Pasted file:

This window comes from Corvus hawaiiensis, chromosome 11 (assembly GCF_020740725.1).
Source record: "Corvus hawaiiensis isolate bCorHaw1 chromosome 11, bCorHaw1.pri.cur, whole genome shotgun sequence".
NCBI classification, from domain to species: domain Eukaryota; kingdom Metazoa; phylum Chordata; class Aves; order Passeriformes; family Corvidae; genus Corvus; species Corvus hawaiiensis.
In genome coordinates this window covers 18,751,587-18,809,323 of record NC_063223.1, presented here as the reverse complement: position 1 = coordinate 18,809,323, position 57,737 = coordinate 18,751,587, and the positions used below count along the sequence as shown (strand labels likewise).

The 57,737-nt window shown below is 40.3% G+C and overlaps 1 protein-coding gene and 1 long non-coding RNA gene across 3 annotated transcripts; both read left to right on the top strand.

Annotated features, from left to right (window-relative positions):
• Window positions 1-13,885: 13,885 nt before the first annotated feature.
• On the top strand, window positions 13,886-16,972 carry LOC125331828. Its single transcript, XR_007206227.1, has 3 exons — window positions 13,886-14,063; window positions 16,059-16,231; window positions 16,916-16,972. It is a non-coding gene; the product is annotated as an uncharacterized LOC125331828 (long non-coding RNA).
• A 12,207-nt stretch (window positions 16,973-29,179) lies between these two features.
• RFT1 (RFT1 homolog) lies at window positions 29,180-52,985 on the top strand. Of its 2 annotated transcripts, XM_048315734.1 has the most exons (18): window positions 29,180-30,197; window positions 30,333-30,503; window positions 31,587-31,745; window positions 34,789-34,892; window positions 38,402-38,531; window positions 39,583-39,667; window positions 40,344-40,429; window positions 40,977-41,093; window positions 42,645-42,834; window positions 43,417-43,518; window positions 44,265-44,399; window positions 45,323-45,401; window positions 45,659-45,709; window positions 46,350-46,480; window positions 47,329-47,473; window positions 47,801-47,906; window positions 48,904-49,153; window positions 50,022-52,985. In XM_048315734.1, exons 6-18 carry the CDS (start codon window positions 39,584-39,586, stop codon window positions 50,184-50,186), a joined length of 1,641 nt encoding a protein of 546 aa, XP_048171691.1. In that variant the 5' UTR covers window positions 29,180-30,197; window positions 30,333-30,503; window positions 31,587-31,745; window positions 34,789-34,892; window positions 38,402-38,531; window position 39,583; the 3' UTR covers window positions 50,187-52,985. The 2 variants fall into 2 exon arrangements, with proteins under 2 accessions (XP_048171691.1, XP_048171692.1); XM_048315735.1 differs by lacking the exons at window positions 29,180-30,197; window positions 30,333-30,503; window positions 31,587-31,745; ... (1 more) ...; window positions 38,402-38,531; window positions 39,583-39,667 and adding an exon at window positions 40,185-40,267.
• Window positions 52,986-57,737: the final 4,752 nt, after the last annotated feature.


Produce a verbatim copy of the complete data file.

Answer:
This window comes from Corvus hawaiiensis, chromosome 11 (assembly GCF_020740725.1).
Source record: "Corvus hawaiiensis isolate bCorHaw1 chromosome 11, bCorHaw1.pri.cur, whole genome shotgun sequence".
NCBI classification, from domain to species: domain Eukaryota; kingdom Metazoa; phylum Chordata; class Aves; order Passeriformes; family Corvidae; genus Corvus; species Corvus hawaiiensis.
In genome coordinates this window covers 18,751,587-18,809,323 of record NC_063223.1, presented here as the reverse complement: position 1 = coordinate 18,809,323, position 57,737 = coordinate 18,751,587, and the positions used below count along the sequence as shown (strand labels likewise).

The 57,737-nt window shown below is 40.3% G+C and overlaps 1 protein-coding gene and 1 long non-coding RNA gene across 3 annotated transcripts; both read left to right on the top strand.

Annotated features, from left to right (window-relative positions):
• Window positions 1-13,885: 13,885 nt before the first annotated feature.
• On the top strand, window positions 13,886-16,972 carry LOC125331828. Its single transcript, XR_007206227.1, has 3 exons — window positions 13,886-14,063; window positions 16,059-16,231; window positions 16,916-16,972. It is a non-coding gene; the product is annotated as an uncharacterized LOC125331828 (long non-coding RNA).
• A 12,207-nt stretch (window positions 16,973-29,179) lies between these two features.
• RFT1 (RFT1 homolog) lies at window positions 29,180-52,985 on the top strand. Of its 2 annotated transcripts, XM_048315734.1 has the most exons (18): window positions 29,180-30,197; window positions 30,333-30,503; window positions 31,587-31,745; window positions 34,789-34,892; window positions 38,402-38,531; window positions 39,583-39,667; window positions 40,344-40,429; window positions 40,977-41,093; window positions 42,645-42,834; window positions 43,417-43,518; window positions 44,265-44,399; window positions 45,323-45,401; window positions 45,659-45,709; window positions 46,350-46,480; window positions 47,329-47,473; window positions 47,801-47,906; window positions 48,904-49,153; window positions 50,022-52,985. In XM_048315734.1, exons 6-18 carry the CDS (start codon window positions 39,584-39,586, stop codon window positions 50,184-50,186), a joined length of 1,641 nt encoding a protein of 546 aa, XP_048171691.1. In that variant the 5' UTR covers window positions 29,180-30,197; window positions 30,333-30,503; window positions 31,587-31,745; window positions 34,789-34,892; window positions 38,402-38,531; window position 39,583; the 3' UTR covers window positions 50,187-52,985. The 2 variants fall into 2 exon arrangements, with proteins under 2 accessions (XP_048171691.1, XP_048171692.1); XM_048315735.1 differs by lacking the exons at window positions 29,180-30,197; window positions 30,333-30,503; window positions 31,587-31,745; ... (1 more) ...; window positions 38,402-38,531; window positions 39,583-39,667 and adding an exon at window positions 40,185-40,267.
• Window positions 52,986-57,737: the final 4,752 nt, after the last annotated feature.